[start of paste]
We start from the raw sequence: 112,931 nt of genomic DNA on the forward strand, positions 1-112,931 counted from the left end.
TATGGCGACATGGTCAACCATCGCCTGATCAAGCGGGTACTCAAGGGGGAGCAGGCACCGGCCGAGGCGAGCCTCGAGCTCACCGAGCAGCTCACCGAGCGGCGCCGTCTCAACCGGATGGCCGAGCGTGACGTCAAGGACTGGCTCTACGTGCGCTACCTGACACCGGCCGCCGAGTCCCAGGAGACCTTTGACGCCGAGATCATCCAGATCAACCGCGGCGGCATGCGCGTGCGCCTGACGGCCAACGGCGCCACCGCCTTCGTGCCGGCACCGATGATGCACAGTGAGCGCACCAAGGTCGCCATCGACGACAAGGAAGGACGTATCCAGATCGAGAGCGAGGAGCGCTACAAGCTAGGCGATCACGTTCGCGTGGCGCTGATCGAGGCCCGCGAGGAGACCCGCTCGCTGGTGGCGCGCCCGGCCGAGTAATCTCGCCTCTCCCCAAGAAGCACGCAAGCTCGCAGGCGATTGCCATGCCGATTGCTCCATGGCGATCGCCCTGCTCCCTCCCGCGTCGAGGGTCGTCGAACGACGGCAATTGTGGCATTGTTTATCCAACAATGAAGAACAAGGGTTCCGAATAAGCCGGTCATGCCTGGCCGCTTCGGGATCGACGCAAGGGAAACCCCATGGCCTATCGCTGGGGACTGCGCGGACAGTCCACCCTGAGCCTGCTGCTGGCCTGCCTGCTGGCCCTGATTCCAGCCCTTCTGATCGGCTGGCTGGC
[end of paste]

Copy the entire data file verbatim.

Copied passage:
We start from the raw sequence: 112,931 nt of genomic DNA on the forward strand, positions 1-112,931 counted from the left end.
TATGGCGACATGGTCAACCATCGCCTGATCAAGCGGGTACTCAAGGGGGAGCAGGCACCGGCCGAGGCGAGCCTCGAGCTCACCGAGCAGCTCACCGAGCGGCGCCGTCTCAACCGGATGGCCGAGCGTGACGTCAAGGACTGGCTCTACGTGCGCTACCTGACACCGGCCGCCGAGTCCCAGGAGACCTTTGACGCCGAGATCATCCAGATCAACCGCGGCGGCATGCGCGTGCGCCTGACGGCCAACGGCGCCACCGCCTTCGTGCCGGCACCGATGATGCACAGTGAGCGCACCAAGGTCGCCATCGACGACAAGGAAGGACGTATCCAGATCGAGAGCGAGGAGCGCTACAAGCTAGGCGATCACGTTCGCGTGGCGCTGATCGAGGCCCGCGAGGAGACCCGCTCGCTGGTGGCGCGCCCGGCCGAGTAATCTCGCCTCTCCCCAAGAAGCACGCAAGCTCGCAGGCGATTGCCATGCCGATTGCTCCATGGCGATCGCCCTGCTCCCTCCCGCGTCGAGGGTCGTCGAACGACGGCAATTGTGGCATTGTTTATCCAACAATGAAGAACAAGGGTTCCGAATAAGCCGGTCATGCCTGGCCGCTTCGGGATCGACGCAAGGGAAACCCCATGGCCTATCGCTGGGGACTGCGCGGACAGTCCACCCTGAGCCTGCTGCTGGCCTGCCTGCTGGCCCTGATTCCAGCCCTTCTGATCGGCTGGCTGGC